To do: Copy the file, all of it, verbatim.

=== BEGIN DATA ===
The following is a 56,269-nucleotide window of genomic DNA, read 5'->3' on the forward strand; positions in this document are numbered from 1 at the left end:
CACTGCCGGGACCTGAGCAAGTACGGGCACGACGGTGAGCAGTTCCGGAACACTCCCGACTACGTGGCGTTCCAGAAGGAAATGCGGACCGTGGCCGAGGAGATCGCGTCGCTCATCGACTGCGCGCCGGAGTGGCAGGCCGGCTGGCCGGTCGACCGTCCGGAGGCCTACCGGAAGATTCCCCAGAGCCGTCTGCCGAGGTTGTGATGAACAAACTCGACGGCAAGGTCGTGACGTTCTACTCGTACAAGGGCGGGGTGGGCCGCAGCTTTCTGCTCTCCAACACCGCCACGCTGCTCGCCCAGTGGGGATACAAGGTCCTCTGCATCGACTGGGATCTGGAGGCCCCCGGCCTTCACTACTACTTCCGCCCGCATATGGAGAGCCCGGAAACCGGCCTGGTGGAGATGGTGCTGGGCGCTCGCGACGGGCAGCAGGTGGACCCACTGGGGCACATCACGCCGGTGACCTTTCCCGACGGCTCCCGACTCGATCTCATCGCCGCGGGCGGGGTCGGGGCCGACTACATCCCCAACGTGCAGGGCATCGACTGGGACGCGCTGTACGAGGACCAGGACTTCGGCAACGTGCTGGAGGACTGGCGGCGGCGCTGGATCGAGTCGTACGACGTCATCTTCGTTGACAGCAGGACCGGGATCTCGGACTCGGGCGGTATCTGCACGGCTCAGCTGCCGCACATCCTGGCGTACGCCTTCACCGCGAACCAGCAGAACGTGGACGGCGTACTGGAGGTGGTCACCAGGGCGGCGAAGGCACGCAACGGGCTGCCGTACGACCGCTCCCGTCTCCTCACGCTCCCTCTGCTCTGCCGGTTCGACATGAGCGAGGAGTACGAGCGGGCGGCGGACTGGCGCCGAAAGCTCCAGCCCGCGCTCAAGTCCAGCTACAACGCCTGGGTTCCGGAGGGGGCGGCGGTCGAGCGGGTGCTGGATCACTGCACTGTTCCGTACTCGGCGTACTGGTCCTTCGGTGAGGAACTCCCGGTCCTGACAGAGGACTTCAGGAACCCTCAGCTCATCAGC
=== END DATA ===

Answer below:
The following is a 56,269-nucleotide window of genomic DNA, read 5'->3' on the forward strand; positions in this document are numbered from 1 at the left end:
CACTGCCGGGACCTGAGCAAGTACGGGCACGACGGTGAGCAGTTCCGGAACACTCCCGACTACGTGGCGTTCCAGAAGGAAATGCGGACCGTGGCCGAGGAGATCGCGTCGCTCATCGACTGCGCGCCGGAGTGGCAGGCCGGCTGGCCGGTCGACCGTCCGGAGGCCTACCGGAAGATTCCCCAGAGCCGTCTGCCGAGGTTGTGATGAACAAACTCGACGGCAAGGTCGTGACGTTCTACTCGTACAAGGGCGGGGTGGGCCGCAGCTTTCTGCTCTCCAACACCGCCACGCTGCTCGCCCAGTGGGGATACAAGGTCCTCTGCATCGACTGGGATCTGGAGGCCCCCGGCCTTCACTACTACTTCCGCCCGCATATGGAGAGCCCGGAAACCGGCCTGGTGGAGATGGTGCTGGGCGCTCGCGACGGGCAGCAGGTGGACCCACTGGGGCACATCACGCCGGTGACCTTTCCCGACGGCTCCCGACTCGATCTCATCGCCGCGGGCGGGGTCGGGGCCGACTACATCCCCAACGTGCAGGGCATCGACTGGGACGCGCTGTACGAGGACCAGGACTTCGGCAACGTGCTGGAGGACTGGCGGCGGCGCTGGATCGAGTCGTACGACGTCATCTTCGTTGACAGCAGGACCGGGATCTCGGACTCGGGCGGTATCTGCACGGCTCAGCTGCCGCACATCCTGGCGTACGCCTTCACCGCGAACCAGCAGAACGTGGACGGCGTACTGGAGGTGGTCACCAGGGCGGCGAAGGCACGCAACGGGCTGCCGTACGACCGCTCCCGTCTCCTCACGCTCCCTCTGCTCTGCCGGTTCGACATGAGCGAGGAGTACGAGCGGGCGGCGGACTGGCGCCGAAAGCTCCAGCCCGCGCTCAAGTCCAGCTACAACGCCTGGGTTCCGGAGGGGGCGGCGGTCGAGCGGGTGCTGGATCACTGCACTGTTCCGTACTCGGCGTACTGGTCCTTCGGTGAGGAACTCCCGGTCCTGACAGAGGACTTCAGGAACCCTCAGCTCATCAGC